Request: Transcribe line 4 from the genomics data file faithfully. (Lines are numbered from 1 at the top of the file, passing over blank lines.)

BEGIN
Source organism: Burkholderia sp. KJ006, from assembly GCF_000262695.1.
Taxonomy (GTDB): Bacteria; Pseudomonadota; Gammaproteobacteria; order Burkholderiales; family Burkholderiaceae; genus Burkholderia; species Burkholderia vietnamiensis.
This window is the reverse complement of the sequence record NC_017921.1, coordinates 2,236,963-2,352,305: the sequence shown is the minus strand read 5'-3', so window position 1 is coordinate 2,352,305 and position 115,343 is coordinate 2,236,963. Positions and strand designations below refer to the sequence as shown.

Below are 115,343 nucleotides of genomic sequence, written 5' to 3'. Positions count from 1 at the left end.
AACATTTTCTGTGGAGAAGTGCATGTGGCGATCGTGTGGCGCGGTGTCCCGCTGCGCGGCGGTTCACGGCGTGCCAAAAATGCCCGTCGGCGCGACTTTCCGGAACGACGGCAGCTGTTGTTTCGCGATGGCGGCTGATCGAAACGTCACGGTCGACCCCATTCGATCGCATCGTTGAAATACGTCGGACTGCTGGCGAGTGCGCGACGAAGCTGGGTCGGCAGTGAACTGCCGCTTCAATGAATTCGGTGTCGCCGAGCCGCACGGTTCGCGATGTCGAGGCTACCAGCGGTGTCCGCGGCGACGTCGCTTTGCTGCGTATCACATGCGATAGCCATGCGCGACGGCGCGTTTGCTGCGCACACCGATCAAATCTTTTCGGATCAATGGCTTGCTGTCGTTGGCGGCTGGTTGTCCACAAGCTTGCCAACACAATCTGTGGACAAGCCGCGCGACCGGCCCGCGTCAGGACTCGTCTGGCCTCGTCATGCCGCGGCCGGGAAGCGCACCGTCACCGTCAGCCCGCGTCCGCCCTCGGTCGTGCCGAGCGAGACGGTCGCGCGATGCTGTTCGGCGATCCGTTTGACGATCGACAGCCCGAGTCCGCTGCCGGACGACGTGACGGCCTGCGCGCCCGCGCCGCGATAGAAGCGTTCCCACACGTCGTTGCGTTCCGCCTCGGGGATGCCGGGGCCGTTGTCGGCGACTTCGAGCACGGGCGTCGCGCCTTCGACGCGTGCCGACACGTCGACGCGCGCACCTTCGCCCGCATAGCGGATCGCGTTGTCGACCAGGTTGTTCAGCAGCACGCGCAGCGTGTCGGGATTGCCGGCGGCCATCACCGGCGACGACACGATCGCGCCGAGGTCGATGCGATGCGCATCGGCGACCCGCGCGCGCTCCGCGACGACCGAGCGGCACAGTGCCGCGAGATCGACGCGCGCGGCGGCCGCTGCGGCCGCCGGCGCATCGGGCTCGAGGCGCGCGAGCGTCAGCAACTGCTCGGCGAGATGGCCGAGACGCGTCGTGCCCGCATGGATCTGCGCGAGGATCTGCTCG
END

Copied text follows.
Below are 115,343 nucleotides of genomic sequence, written 5' to 3'. Positions count from 1 at the left end.